Columns, Major Incidents, Mass Casualty Incidents

Five Tips for Being Safe in an MCI

Issue 9 and Volume 42.

Mass casualty incidents (MCIs) can be very difficult situations to deal with from both the safety and patient care viewpoints, and in today’s world we can’t rule out the possibility that terrorism was the cause of the incident. EMS practitioners must be vigilant about the safety of all responders as well as the victims and potential victims. The key is to maintain a high level of situational awareness by constantly looking around for anything out of the ordinary. Scene safety and the protection of responders is always the top priority in MCI response.

Of course, our first duty is doing whatever is necessary to access, assess and properly treat the patient. We should exercise that duty with the understanding that the MCI may also be a crime scene where evidence preservation is also a responsibility.

An important aspect of our duty in an MCI response is evidence preservation. This includes not just preserving physical evidence and avoiding its disruption, but also preserving mental evidence: our observations of the scene and what others tell us on scene.

As initial responders, EMS practitioners are often among the first on scene and may be the only ones with access to potential evidence before it’s moved or disrupted. Our actions or inactions can have a significant impact on the outcome of the investigation.

Here are five tips to help ensure preservation of evidence in an MCI, while at the same time maintaining safe operational practices.

Five Tips

1. Constantly look up, down and side to side. We often convert to tunnel vision when we see potential patients and our peripheral vision shuts down. As you approach the scene, verbally remind yourself and your partner not to let this happen. Good situational awareness for any incident, especially an MCI, means you do a 360-degree assessment of the scene as you approach. Look around carefully and mentally note what you see. Anything out of the ordinary, like a large backpack sitting next to an apparent victim, should activate caution alarms and should be immediately reported. This constant 360-degree approach to working at the scene allows you to observe things that you may not otherwise see.

2. Document what you see. Documentation of an MCI situation must be even more detailed than the typical single patient situation. It should be a standard operating procedure that two sets of documentation be completed: The patient care report (PCR) and the scene observation report (SOR).

The SOR should be a step-by-step account of your movements and observations from start to finish, and should be used to document essential information and preserve potential evidence. Observations that relate to the patient care should also be included in the PCR.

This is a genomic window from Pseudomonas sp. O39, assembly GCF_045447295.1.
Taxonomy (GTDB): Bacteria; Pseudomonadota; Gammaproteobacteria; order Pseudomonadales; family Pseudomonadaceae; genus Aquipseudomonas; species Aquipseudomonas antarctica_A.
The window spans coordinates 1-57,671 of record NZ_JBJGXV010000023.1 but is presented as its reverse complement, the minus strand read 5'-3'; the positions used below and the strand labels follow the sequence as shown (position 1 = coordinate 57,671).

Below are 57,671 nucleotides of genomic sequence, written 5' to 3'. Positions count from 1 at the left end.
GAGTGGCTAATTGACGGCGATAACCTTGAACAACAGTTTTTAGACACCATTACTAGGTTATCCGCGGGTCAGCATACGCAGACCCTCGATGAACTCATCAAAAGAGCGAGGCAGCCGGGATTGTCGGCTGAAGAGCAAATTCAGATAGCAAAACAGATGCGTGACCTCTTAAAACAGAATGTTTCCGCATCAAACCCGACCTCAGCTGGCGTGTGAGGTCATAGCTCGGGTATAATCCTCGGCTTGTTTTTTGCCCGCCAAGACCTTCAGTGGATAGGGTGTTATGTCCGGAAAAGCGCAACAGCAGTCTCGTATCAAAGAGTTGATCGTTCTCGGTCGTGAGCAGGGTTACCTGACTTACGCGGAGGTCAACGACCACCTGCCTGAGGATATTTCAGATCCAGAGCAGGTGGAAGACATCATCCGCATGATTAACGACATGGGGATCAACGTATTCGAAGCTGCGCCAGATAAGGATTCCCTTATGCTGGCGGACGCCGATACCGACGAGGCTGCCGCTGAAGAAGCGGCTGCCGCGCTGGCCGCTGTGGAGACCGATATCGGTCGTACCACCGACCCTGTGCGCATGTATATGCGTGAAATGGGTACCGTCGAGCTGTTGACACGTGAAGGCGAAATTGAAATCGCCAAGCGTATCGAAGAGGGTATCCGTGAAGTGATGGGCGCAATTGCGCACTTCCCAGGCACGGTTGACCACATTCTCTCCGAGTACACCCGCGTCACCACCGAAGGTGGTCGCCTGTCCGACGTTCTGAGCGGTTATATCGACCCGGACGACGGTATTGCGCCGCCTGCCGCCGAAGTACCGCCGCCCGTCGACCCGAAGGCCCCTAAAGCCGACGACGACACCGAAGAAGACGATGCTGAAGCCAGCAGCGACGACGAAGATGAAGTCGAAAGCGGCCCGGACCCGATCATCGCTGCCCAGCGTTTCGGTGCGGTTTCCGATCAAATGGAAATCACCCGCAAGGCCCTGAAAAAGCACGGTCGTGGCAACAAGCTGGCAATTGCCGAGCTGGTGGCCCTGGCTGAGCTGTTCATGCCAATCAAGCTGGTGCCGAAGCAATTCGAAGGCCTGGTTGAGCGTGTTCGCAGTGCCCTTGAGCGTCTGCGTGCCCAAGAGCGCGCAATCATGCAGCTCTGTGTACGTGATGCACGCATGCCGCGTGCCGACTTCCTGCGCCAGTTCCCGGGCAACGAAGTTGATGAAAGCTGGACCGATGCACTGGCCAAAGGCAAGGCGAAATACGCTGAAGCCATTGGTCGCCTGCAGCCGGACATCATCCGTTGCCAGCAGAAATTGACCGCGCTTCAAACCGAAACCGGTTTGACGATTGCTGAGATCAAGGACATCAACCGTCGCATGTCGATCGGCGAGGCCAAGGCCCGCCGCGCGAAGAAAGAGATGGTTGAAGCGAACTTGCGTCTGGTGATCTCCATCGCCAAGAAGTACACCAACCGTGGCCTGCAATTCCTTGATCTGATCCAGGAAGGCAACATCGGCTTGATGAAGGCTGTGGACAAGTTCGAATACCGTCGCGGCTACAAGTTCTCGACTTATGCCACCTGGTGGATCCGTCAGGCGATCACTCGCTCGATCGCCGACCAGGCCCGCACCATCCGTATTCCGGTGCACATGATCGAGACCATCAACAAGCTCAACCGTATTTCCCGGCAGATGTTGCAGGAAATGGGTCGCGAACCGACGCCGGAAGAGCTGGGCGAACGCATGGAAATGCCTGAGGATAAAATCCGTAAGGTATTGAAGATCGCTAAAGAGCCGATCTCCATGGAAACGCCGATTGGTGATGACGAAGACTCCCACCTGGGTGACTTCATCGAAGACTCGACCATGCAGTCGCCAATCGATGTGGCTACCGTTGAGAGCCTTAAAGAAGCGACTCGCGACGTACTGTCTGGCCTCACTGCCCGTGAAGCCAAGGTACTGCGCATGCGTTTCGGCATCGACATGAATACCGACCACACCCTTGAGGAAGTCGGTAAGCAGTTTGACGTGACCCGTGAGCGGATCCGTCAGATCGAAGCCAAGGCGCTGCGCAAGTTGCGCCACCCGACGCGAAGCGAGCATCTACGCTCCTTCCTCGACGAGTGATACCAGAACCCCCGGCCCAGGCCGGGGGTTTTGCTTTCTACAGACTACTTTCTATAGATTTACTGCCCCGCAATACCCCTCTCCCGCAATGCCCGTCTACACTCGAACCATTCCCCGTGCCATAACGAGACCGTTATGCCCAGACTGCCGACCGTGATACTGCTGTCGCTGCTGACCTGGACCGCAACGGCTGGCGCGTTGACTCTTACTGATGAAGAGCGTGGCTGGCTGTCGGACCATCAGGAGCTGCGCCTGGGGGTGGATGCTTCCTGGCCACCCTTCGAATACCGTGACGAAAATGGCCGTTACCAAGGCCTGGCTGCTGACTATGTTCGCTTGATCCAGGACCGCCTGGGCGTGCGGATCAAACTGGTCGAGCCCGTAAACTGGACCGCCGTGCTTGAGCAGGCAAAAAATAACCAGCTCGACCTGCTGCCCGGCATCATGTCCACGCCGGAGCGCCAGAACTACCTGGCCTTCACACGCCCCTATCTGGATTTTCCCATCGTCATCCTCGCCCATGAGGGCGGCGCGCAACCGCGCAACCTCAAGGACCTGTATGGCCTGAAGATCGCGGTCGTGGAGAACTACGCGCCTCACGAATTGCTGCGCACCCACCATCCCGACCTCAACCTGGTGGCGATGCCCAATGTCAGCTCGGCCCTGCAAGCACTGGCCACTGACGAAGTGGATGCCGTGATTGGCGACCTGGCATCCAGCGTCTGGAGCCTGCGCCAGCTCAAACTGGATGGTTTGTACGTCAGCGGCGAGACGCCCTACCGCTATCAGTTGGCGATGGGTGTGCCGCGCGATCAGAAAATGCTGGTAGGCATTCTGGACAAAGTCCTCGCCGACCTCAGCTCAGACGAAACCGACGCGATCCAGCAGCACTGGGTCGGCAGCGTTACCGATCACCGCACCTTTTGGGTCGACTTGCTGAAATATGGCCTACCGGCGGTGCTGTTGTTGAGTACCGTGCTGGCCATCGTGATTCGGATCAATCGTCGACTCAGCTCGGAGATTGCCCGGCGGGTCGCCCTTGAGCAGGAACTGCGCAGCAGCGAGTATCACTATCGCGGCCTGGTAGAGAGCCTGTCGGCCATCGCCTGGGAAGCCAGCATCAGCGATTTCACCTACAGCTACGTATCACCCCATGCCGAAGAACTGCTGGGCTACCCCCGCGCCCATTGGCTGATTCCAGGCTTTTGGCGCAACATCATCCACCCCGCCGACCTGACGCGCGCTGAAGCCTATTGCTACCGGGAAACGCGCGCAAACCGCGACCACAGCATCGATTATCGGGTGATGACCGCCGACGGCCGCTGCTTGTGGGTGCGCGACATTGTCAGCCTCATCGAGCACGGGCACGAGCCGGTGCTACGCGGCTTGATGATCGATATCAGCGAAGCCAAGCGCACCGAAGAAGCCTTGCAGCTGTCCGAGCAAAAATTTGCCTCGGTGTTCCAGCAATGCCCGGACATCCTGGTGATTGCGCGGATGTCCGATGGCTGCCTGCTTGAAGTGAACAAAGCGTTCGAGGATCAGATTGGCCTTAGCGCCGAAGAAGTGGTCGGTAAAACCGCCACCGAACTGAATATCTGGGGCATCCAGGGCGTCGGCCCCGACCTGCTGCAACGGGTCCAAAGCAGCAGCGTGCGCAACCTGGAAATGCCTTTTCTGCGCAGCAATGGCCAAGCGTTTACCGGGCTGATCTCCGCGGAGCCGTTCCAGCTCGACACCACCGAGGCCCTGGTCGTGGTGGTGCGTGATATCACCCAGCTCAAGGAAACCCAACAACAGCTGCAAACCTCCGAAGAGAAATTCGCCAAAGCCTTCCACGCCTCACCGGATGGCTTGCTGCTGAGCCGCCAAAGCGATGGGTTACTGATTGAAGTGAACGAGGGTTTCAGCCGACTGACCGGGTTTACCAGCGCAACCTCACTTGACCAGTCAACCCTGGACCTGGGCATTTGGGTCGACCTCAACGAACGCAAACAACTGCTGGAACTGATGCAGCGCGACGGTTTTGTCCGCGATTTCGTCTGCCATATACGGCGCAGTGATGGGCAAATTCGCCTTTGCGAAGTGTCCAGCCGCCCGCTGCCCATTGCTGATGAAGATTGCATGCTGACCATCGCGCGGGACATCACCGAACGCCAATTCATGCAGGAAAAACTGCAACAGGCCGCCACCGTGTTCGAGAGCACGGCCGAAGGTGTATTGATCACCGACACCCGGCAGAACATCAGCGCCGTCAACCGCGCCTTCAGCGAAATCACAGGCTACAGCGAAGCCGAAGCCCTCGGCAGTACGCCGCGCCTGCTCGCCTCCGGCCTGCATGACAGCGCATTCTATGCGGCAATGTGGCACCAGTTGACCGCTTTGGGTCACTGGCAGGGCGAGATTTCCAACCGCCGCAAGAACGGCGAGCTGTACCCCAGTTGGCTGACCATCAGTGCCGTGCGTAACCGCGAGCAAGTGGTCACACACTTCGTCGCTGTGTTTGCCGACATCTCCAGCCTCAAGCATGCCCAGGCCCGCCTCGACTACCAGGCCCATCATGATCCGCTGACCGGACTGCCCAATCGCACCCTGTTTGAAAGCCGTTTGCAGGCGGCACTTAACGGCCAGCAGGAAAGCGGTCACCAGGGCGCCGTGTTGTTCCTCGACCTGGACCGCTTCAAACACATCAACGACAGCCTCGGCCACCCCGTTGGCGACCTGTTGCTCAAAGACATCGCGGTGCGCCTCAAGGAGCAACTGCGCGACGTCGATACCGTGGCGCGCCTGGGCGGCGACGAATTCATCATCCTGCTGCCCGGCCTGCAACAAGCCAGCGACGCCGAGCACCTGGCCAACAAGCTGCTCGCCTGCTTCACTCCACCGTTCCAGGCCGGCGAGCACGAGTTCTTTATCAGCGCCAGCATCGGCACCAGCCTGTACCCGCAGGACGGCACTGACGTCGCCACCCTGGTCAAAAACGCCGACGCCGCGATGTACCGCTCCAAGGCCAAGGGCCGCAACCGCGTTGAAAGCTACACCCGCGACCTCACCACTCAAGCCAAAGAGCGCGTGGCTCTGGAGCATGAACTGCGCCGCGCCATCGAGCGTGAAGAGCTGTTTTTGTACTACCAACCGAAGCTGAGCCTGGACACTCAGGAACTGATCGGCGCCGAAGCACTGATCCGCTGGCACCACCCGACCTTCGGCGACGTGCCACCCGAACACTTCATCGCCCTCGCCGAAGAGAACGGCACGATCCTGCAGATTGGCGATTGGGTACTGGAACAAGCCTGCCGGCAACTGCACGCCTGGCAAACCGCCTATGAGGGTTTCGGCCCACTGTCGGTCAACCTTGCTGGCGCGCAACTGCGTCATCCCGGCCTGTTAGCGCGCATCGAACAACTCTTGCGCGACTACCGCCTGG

3. Don’t move things unless you must. Remember the fundamental premise of patient care: Do no harm. That premise should also apply to preservation of potential evidence. This means EMS practitioners should approach the scene delicately. Victims who are determined deceased and resuscitation isn’t indicated, shouldn’t be moved, nor should any physical items unless absolutely necessary.

If a victim or object must be moved for safety reasons or for patient care, the original location of the victim or object should be documented in your SOR.

4. Immediately report the unusual. The Department of Homeland Security (DHS) has launched a public relations campaign to help prevent terrorism and it’s founded on the phrase, “See Something, Say Something!” These guidelines for reporting suspicious activity are very applicable to MCI responses that may be the result of terrorism. Always err on the side of promptly reporting suspicious activity to law enforcement on scene. The DHS SALUTE acronym can also be helpful:

S: Size. Note the number of non-responders you observe at the scene, their gender, ages and physical descriptions when possible.

A: Activity. Describe what non-responders are doing as you arrive on scene.

L: Location. Provide the exact location of where non-responders are observed.

U: Uniform. Describe what suspicious individuals are wearing, including type of shoes.

T: Time. Provide duration of the presence of any suspicious individuals and the direction they head if they leave.

E: Equipment. Describe any suspicious vehicles you observe—including make, color, license number or any suspicious looking equipment, tools, weapons or potential weapons observed on scene.

5. Remain calm, use common sense and follow your gut. The key to effective observation is to remain calm, which helps keep the mind clear. We’re much more observant and perceptive when we’re not excited and worked up with adrenaline flowing. When approaching the scene, stop, take a deep breath and let it out slowly. This can clear your mind and heighten your observation skills before you enter into the fray. If things don’t feel right to you, stop what you’re doing and look around. Often our gut instinct can help us do a better job of recognizing a potentially dangerous situation, especially when that danger may be the threat that caused the MCI in the first place.